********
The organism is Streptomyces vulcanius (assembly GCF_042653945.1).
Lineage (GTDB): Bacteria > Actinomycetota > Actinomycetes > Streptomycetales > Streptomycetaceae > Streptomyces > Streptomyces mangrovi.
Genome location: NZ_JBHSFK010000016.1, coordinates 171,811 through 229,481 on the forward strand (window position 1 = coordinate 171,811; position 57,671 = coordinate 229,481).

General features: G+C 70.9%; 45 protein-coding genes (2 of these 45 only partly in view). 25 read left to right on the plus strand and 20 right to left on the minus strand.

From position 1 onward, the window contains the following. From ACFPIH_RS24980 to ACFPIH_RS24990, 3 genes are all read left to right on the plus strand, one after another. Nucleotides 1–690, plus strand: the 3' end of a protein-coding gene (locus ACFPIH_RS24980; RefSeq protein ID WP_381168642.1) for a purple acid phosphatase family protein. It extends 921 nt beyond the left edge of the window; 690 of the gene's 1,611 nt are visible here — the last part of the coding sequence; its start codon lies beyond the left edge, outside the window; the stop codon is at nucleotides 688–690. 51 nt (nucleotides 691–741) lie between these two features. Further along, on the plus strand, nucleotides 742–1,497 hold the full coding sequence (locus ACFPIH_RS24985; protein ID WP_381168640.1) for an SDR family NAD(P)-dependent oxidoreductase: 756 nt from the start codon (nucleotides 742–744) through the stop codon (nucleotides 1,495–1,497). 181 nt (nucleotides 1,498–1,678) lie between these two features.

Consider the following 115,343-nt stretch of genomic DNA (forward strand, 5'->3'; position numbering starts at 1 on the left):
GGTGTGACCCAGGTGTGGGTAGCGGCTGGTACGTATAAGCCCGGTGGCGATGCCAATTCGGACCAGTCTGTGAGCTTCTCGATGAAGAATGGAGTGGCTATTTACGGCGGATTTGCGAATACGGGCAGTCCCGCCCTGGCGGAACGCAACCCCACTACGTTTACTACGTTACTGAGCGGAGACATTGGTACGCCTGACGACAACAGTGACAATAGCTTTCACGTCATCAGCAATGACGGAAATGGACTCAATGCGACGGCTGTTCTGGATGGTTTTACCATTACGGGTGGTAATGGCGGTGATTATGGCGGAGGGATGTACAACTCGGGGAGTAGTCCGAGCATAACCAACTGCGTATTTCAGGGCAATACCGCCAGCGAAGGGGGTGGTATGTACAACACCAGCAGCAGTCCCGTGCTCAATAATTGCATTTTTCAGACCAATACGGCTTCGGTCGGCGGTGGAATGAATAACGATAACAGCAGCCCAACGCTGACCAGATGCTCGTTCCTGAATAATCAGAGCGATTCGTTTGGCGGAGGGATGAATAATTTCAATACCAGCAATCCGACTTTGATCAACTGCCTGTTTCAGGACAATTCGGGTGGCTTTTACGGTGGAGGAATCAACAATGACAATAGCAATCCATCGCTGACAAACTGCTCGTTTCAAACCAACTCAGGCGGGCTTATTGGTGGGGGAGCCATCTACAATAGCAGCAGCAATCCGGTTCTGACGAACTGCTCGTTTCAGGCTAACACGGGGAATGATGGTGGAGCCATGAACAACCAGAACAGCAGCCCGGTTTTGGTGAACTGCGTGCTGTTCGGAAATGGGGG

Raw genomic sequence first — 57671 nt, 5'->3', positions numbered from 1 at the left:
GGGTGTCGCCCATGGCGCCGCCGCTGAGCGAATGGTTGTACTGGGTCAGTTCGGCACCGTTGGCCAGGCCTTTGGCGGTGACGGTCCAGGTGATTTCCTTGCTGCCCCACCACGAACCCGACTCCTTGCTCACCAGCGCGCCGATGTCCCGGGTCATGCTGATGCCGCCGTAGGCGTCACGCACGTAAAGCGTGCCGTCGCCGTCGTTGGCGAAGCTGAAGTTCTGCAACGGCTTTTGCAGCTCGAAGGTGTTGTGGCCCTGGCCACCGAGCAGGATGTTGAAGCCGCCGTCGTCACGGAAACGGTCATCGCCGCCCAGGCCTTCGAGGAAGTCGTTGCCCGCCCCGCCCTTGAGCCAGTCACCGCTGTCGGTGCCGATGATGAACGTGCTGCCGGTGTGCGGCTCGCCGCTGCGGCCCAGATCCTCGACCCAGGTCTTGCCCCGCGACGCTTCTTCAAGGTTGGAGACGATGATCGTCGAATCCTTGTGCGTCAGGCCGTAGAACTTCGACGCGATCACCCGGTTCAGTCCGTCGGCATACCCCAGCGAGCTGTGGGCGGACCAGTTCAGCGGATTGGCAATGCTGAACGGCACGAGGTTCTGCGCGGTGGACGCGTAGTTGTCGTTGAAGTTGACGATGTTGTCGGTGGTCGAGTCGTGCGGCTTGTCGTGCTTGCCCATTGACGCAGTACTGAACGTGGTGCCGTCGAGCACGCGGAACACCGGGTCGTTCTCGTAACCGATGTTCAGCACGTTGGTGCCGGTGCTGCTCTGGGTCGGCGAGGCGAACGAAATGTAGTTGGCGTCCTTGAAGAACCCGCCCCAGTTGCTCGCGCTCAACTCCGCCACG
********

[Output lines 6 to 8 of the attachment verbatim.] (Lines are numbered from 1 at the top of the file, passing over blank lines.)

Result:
Consider the following 115,343-nt stretch of genomic DNA (forward strand, 5'->3'; position numbering starts at 1 on the left):
GGTGTGACCCAGGTGTGGGTAGCGGCTGGTACGTATAAGCCCGGTGGCGATGCCAATTCGGACCAGTCTGTGAGCTTCTCGATGAAGAATGGAGTGGCTATTTACGGCGGATTTGCGAATACGGGCAGTCCCGCCCTGGCGGAACGCAACCCCACTACGTTTACTACGTTACTGAGCGGAGACATTGGTACGCCTGACGACAACAGTGACAATAGCTTTCACGTCATCAGCAATGACGGAAATGGACTCAATGCGACGGCTGTTCTGGATGGTTTTACCATTACGGGTGGTAATGGCGGTGATTATGGCGGAGGGATGTACAACTCGGGGAGTAGTCCGAGCATAACCAACTGCGTATTTCAGGGCAATACCGCCAGCGAAGGGGGTGGTATGTACAACACCAGCAGCAGTCCCGTGCTCAATAATTGCATTTTTCAGACCAATACGGCTTCGGTCGGCGGTGGAATGAATAACGATAACAGCAGCCCAACGCTGACCAGATGCTCGTTCCTGAATAATCAGAGCGATTCGTTTGGCGGAGGGATGAATAATTTCAATACCAGCAATCCGACTTTGATCAACTGCCTGTTTCAGGACAATTCGGGTGGCTTTTACGGTGGAGGAATCAACAATGACAATAGCAATCCATCGCTGACAAACTGCTCGTTTCAAACCAACTCAGGCGGGCTTATTGGTGGGGGAGCCATCTACAATAGCAGCAGCAATCCGGTTCTGACGAACTGCTCGTTTCAGGCTAACACGGGGAATGATGGTGGAGCCATGAACAACCAGAACAGCAGCCCGGTTTTGGTGAACTGCGTGCTGTTCGGAAATGGGGG

Raw genomic sequence first — 57671 nt, 5'->3', positions numbered from 1 at the left: